High-profile doctors Mehmet Oz, the Discovery Channel’s Dr. Pamela Peeke, and many other physicians are also speaking out these days about the scientifically verified health benefits of meditation and its power as a stress-buster.
Psychiatrist and bestselling author Norman Rosenthal, formerly a 20-year senior researcher at the National Institutes of Health, has famously stated, “If TM were a new drug, conferring this many benefits, it would be the biggest-selling, multibillion-dollar drug on the market.”
The New Paradigm: Different Mind-Body Practices Produce Different Effects
One of Dr. Schneider’s aims in meeting with doctors and health researchers across the country is to discuss the latest research showing that different mind-body practices produce different results.
To measure the differences between the various types of meditation, scientists are now using many of the same research methods used to compare effects of drugs and other medical therapies.
Dr. David Orme-Johnson, who has participated in more than 50 published studies and served as peer-reviewer for the National Institutes of Health, speaks of a new scientific paradigm in the field of meditation research. “We now know from hundreds of studies, including randomized clinical trials, that different meditation practices produce different effects on anxiety, addiction, depression, and mental and physical health,” says Orme-Johnson.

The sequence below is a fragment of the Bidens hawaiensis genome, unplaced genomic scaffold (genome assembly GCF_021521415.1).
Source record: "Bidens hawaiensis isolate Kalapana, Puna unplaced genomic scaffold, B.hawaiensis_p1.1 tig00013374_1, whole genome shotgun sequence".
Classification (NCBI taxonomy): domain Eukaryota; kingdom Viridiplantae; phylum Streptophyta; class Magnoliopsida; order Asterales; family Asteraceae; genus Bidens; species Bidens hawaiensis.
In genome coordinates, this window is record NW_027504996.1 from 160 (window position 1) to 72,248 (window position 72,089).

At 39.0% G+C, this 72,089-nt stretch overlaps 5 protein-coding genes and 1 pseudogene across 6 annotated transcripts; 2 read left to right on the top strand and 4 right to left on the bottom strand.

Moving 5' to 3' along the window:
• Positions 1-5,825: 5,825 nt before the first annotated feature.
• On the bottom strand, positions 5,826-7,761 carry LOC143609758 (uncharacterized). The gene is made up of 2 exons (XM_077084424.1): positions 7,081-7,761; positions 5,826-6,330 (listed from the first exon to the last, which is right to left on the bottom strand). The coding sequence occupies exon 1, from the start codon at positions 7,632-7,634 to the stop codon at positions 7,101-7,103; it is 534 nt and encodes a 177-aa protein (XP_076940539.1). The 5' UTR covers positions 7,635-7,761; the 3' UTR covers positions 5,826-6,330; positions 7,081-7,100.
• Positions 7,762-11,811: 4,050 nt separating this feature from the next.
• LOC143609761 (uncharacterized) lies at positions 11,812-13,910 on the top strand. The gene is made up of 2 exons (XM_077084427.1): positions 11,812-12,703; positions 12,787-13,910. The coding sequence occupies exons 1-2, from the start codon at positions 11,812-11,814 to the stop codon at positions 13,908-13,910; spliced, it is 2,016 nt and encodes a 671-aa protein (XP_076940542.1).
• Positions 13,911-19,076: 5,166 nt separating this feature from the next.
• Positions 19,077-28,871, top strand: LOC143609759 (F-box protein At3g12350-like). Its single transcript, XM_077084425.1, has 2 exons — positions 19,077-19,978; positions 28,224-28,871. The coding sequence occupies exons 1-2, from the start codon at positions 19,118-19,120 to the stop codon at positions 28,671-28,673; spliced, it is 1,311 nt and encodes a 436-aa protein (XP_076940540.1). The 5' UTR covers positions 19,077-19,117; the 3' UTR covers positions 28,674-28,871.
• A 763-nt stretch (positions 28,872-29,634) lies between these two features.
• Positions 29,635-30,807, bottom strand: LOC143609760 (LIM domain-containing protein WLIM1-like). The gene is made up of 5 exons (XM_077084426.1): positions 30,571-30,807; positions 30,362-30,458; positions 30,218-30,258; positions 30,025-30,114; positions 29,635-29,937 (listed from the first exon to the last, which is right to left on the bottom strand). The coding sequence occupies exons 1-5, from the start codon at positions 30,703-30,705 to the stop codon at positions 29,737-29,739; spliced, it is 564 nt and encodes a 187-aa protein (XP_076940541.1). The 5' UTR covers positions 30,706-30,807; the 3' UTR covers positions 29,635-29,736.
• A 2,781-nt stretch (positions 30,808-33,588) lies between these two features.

Brain researchers have compared brain wave patterns of mindfulness meditation, the TM technique and other practices. “Meditations do differ in procedure, in patterns of brain blood flow, brain metabolic rate, and EEG signatures,” says Dr. Fred Travis, lead author of several related studies. Dr. Travis and other researchers have identified three major categories of meditation practices, each with its own neural or brain wave pattern: Focused attention (gamma waves), open monitoring or mindfulness (theta waves), and automatic self-transcending, which includes the TM technique (alpha waves and EEG coherence).
As a 30-year teacher of meditation, I’m now seeing more people being drawn to meditation than at any time in my career—especially physicians and health professionals, who are also prescribing it to patients.
When something works, people tend to use it and to spread the word. Much of this surging interest is due to the scientific research.
Dr. Schneider’s outreach to medical schools is crucial.
The kind of knowledge that medical students undergo today will set the tone of our health care system for decades to come.
Robert Schneider, MD, FACC, is Director of the NIH-funded Institute for Natural Medicine and Prevention at Maharishi University of Management, in Fairfield, Iowa.
Dr. Robert Schneider on Meditation and Heart Health
1. Wallace, K., Physiological Effects of Transcendental Meditation, Science. 27, 1970167 (3926): 1751-1754
2. Goyal, M., et al, JAMA Intern Med. 2014;174(3):357-368
3. Schneider, R., et al, Stress Reduction in the Secondary Prevention of Cardiovascular Disease: Randomized, Controlled Trial of Transcendental Meditation and Health Education in Blacks, Circulation. 2014;129:e28-e292